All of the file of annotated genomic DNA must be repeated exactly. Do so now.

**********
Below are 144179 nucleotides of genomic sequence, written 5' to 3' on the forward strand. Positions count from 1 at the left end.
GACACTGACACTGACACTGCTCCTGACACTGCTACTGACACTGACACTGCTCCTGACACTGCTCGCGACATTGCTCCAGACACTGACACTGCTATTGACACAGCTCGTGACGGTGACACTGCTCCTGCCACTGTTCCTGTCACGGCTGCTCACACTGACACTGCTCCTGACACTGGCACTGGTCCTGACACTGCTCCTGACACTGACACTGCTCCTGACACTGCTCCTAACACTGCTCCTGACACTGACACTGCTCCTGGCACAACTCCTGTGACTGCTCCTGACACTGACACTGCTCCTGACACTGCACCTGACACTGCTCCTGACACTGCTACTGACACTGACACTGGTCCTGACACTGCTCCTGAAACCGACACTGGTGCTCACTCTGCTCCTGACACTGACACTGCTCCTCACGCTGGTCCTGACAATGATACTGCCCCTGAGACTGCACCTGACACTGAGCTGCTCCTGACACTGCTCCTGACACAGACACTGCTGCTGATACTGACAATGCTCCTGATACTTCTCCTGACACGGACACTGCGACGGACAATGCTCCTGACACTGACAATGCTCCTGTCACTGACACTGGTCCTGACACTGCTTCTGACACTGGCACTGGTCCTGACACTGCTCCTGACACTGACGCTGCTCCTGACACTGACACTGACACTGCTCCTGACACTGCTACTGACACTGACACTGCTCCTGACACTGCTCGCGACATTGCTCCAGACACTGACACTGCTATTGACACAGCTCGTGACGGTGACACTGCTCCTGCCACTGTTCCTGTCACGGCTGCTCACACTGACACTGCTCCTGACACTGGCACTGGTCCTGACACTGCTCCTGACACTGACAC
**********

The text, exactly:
Below are 144179 nucleotides of genomic sequence, written 5' to 3' on the forward strand. Positions count from 1 at the left end.
GACACTGACACTGACACTGCTCCTGACACTGCTACTGACACTGACACTGCTCCTGACACTGCTCGCGACATTGCTCCAGACACTGACACTGCTATTGACACAGCTCGTGACGGTGACACTGCTCCTGCCACTGTTCCTGTCACGGCTGCTCACACTGACACTGCTCCTGACACTGGCACTGGTCCTGACACTGCTCCTGACACTGACACTGCTCCTGACACTGCTCCTAACACTGCTCCTGACACTGACACTGCTCCTGGCACAACTCCTGTGACTGCTCCTGACACTGACACTGCTCCTGACACTGCACCTGACACTGCTCCTGACACTGCTACTGACACTGACACTGGTCCTGACACTGCTCCTGAAACCGACACTGGTGCTCACTCTGCTCCTGACACTGACACTGCTCCTCACGCTGGTCCTGACAATGATACTGCCCCTGAGACTGCACCTGACACTGAGCTGCTCCTGACACTGCTCCTGACACAGACACTGCTGCTGATACTGACAATGCTCCTGATACTTCTCCTGACACGGACACTGCGACGGACAATGCTCCTGACACTGACAATGCTCCTGTCACTGACACTGGTCCTGACACTGCTTCTGACACTGGCACTGGTCCTGACACTGCTCCTGACACTGACGCTGCTCCTGACACTGACACTGACACTGCTCCTGACACTGCTACTGACACTGACACTGCTCCTGACACTGCTCGCGACATTGCTCCAGACACTGACACTGCTATTGACACAGCTCGTGACGGTGACACTGCTCCTGCCACTGTTCCTGTCACGGCTGCTCACACTGACACTGCTCCTGACACTGGCACTGGTCCTGACACTGCTCCTGACACTGACAC